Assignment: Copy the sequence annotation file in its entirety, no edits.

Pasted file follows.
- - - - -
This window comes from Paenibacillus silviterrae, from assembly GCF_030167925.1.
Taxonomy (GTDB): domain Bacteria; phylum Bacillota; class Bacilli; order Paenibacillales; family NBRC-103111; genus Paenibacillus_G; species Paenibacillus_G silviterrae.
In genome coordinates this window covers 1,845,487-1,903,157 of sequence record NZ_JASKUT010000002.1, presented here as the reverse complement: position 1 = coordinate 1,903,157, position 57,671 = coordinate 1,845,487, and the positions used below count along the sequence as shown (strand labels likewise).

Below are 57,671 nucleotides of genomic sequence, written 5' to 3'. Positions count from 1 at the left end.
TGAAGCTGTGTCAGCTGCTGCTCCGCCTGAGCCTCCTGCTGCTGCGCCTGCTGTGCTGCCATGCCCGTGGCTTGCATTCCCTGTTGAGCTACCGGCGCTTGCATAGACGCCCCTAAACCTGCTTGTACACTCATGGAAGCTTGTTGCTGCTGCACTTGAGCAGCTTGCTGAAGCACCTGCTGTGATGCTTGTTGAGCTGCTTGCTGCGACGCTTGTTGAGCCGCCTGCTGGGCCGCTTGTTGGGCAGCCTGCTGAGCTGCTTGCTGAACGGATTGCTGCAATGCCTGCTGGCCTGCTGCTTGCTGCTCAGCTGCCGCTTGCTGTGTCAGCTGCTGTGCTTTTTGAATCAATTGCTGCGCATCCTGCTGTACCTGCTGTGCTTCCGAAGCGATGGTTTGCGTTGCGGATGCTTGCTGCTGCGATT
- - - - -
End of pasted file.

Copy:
This window comes from Paenibacillus silviterrae, from assembly GCF_030167925.1.
Taxonomy (GTDB): domain Bacteria; phylum Bacillota; class Bacilli; order Paenibacillales; family NBRC-103111; genus Paenibacillus_G; species Paenibacillus_G silviterrae.
In genome coordinates this window covers 1,845,487-1,903,157 of sequence record NZ_JASKUT010000002.1, presented here as the reverse complement: position 1 = coordinate 1,903,157, position 57,671 = coordinate 1,845,487, and the positions used below count along the sequence as shown (strand labels likewise).

Below are 57,671 nucleotides of genomic sequence, written 5' to 3'. Positions count from 1 at the left end.
TGAAGCTGTGTCAGCTGCTGCTCCGCCTGAGCCTCCTGCTGCTGCGCCTGCTGTGCTGCCATGCCCGTGGCTTGCATTCCCTGTTGAGCTACCGGCGCTTGCATAGACGCCCCTAAACCTGCTTGTACACTCATGGAAGCTTGTTGCTGCTGCACTTGAGCAGCTTGCTGAAGCACCTGCTGTGATGCTTGTTGAGCTGCTTGCTGCGACGCTTGTTGAGCCGCCTGCTGGGCCGCTTGTTGGGCAGCCTGCTGAGCTGCTTGCTGAACGGATTGCTGCAATGCCTGCTGGCCTGCTGCTTGCTGCTCAGCTGCCGCTTGCTGTGTCAGCTGCTGTGCTTTTTGAATCAATTGCTGCGCATCCTGCTGTACCTGCTGTGCTTCCGAAGCGATGGTTTGCGTTGCGGATGCTTGCTGCTGCGATT